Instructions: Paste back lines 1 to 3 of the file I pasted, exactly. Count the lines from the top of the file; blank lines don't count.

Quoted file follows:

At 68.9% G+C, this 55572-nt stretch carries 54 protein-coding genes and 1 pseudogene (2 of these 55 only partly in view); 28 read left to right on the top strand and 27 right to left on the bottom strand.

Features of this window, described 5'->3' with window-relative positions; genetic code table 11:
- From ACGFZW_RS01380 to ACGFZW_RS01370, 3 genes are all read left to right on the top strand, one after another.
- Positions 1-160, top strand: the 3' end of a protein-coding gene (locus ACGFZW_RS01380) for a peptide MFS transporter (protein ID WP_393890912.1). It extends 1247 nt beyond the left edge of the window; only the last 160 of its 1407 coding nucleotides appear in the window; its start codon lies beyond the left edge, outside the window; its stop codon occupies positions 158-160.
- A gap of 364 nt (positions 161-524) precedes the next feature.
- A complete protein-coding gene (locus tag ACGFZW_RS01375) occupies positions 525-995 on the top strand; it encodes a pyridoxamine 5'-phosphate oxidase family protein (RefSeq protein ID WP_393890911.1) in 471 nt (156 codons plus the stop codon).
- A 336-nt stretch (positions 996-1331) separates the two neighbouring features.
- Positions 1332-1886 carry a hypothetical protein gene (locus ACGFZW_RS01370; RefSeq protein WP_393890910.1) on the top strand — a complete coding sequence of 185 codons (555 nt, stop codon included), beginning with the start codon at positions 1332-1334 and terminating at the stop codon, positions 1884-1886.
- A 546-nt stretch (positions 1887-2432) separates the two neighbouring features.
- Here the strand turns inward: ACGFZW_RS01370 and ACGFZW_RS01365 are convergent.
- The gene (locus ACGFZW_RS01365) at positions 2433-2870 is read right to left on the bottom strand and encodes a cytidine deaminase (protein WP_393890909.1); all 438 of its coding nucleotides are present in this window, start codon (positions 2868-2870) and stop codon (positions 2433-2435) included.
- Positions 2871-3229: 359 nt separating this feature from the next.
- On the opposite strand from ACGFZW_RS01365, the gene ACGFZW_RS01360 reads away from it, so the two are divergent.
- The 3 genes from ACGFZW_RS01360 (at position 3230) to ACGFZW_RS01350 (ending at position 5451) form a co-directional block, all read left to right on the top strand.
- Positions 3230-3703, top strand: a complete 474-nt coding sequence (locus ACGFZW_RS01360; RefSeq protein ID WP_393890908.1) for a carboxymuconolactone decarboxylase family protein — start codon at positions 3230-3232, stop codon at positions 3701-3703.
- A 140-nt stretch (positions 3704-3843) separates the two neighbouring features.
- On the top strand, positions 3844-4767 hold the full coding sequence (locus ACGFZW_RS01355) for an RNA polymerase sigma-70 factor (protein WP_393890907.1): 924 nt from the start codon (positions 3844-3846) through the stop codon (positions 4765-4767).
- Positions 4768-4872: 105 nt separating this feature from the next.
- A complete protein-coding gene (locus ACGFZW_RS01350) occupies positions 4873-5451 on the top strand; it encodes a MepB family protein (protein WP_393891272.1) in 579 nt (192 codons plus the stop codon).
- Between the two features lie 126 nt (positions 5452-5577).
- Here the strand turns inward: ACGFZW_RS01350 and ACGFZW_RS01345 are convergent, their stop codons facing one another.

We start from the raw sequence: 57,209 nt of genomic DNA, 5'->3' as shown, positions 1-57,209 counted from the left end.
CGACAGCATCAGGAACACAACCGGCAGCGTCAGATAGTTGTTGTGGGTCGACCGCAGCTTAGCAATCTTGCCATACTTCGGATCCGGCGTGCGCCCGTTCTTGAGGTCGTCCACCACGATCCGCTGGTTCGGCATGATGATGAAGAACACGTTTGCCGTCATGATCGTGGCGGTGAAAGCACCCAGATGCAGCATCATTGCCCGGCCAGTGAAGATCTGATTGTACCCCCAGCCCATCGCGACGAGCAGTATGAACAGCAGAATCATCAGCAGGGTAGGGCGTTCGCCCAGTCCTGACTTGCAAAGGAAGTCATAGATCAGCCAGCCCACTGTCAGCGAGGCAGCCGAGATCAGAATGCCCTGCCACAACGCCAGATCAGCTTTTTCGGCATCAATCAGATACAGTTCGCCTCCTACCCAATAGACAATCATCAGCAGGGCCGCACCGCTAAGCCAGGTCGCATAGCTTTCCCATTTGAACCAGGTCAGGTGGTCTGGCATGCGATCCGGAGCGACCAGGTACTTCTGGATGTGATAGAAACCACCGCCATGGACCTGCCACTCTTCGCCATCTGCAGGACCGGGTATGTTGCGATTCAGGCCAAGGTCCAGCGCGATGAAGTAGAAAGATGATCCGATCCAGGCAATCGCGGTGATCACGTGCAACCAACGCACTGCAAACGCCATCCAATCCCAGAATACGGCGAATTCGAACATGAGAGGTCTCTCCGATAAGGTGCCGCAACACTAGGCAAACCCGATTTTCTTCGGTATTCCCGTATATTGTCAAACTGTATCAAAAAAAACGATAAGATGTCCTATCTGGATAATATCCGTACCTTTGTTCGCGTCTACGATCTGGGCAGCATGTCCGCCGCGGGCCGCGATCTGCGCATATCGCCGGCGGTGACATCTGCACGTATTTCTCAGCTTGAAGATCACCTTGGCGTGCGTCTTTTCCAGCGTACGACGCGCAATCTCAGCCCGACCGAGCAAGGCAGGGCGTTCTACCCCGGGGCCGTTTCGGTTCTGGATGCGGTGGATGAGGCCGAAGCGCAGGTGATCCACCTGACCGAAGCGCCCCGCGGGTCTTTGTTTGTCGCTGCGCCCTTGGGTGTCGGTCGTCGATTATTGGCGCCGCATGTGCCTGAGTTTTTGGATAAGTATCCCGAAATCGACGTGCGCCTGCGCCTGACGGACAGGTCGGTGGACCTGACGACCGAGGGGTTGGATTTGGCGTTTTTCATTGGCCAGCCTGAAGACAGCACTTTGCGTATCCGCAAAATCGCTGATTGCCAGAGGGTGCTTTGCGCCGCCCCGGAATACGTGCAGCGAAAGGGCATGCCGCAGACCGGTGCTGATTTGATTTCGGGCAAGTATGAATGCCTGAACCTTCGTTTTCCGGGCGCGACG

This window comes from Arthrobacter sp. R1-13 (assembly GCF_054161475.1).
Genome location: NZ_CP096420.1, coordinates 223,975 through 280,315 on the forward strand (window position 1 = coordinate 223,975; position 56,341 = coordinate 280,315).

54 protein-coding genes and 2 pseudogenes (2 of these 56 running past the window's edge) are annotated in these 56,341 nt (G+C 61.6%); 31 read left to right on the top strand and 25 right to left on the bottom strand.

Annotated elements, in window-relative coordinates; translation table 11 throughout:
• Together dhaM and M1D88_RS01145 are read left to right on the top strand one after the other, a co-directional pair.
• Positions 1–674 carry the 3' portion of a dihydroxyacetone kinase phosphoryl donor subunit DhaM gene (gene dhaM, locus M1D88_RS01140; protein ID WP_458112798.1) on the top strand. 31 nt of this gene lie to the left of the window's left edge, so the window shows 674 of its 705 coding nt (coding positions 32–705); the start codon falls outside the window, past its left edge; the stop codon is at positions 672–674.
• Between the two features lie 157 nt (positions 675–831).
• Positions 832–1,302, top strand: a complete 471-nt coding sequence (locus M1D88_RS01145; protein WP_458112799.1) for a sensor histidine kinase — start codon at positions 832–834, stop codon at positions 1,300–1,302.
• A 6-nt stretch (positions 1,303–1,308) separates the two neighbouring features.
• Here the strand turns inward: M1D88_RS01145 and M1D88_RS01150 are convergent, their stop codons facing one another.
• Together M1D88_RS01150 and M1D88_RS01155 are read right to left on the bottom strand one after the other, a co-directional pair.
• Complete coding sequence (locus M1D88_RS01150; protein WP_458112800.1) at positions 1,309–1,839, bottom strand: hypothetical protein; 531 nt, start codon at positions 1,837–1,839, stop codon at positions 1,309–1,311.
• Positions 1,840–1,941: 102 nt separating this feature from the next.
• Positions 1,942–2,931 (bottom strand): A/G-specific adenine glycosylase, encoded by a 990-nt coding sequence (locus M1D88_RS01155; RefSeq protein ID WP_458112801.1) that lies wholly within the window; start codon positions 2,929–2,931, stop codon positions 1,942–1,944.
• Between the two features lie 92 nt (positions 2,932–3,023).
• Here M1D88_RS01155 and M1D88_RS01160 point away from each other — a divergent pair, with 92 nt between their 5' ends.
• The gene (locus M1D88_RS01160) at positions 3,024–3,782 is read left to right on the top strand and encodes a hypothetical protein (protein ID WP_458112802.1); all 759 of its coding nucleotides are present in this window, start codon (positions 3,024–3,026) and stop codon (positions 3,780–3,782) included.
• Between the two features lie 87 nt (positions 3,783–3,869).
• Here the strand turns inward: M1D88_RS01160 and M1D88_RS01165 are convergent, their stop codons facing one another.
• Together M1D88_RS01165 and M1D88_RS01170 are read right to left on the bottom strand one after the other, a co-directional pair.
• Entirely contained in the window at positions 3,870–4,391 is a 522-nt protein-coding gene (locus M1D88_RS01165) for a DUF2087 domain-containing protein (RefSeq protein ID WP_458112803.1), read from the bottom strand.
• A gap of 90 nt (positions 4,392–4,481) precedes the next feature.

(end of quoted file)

At 68.9% G+C, this 55572-nt stretch carries 54 protein-coding genes and 1 pseudogene (2 of these 55 only partly in view); 28 read left to right on the top strand and 27 right to left on the bottom strand.

Features of this window, described 5'->3' with window-relative positions; genetic code table 11:
- From ACGFZW_RS01380 to ACGFZW_RS01370, 3 genes are all read left to right on the top strand, one after another.